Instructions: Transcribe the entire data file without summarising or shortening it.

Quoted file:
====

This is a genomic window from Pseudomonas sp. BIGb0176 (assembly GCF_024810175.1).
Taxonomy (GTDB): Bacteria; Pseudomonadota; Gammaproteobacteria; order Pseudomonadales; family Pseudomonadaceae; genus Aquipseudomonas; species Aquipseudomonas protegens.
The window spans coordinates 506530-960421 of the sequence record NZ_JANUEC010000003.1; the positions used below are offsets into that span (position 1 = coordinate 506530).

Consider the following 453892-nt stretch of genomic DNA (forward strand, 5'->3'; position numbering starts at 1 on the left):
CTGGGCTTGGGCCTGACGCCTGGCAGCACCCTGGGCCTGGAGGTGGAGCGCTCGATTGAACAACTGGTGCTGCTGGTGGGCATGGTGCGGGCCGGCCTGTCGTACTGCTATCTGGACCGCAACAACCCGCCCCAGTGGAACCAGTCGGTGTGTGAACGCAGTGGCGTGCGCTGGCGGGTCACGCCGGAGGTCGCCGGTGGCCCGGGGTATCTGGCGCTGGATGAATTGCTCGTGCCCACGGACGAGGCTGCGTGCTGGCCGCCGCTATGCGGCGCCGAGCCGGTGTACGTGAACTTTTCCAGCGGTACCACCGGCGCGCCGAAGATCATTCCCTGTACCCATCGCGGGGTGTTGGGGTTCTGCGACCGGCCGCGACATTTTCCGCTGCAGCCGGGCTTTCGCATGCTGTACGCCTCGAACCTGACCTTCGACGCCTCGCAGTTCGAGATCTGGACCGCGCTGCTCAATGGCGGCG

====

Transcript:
This is a genomic window from Pseudomonas sp. BIGb0176 (assembly GCF_024810175.1).
Taxonomy (GTDB): Bacteria; Pseudomonadota; Gammaproteobacteria; order Pseudomonadales; family Pseudomonadaceae; genus Aquipseudomonas; species Aquipseudomonas protegens.
The window spans coordinates 506530-960421 of the sequence record NZ_JANUEC010000003.1; the positions used below are offsets into that span (position 1 = coordinate 506530).

Consider the following 453892-nt stretch of genomic DNA (forward strand, 5'->3'; position numbering starts at 1 on the left):
CTGGGCTTGGGCCTGACGCCTGGCAGCACCCTGGGCCTGGAGGTGGAGCGCTCGATTGAACAACTGGTGCTGCTGGTGGGCATGGTGCGGGCCGGCCTGTCGTACTGCTATCTGGACCGCAACAACCCGCCCCAGTGGAACCAGTCGGTGTGTGAACGCAGTGGCGTGCGCTGGCGGGTCACGCCGGAGGTCGCCGGTGGCCCGGGGTATCTGGCGCTGGATGAATTGCTCGTGCCCACGGACGAGGCTGCGTGCTGGCCGCCGCTATGCGGCGCCGAGCCGGTGTACGTGAACTTTTCCAGCGGTACCACCGGCGCGCCGAAGATCATTCCCTGTACCCATCGCGGGGTGTTGGGGTTCTGCGACCGGCCGCGACATTTTCCGCTGCAGCCGGGCTTTCGCATGCTGTACGCCTCGAACCTGACCTTCGACGCCTCGCAGTTCGAGATCTGGACCGCGCTGCTCAATGGCGGCG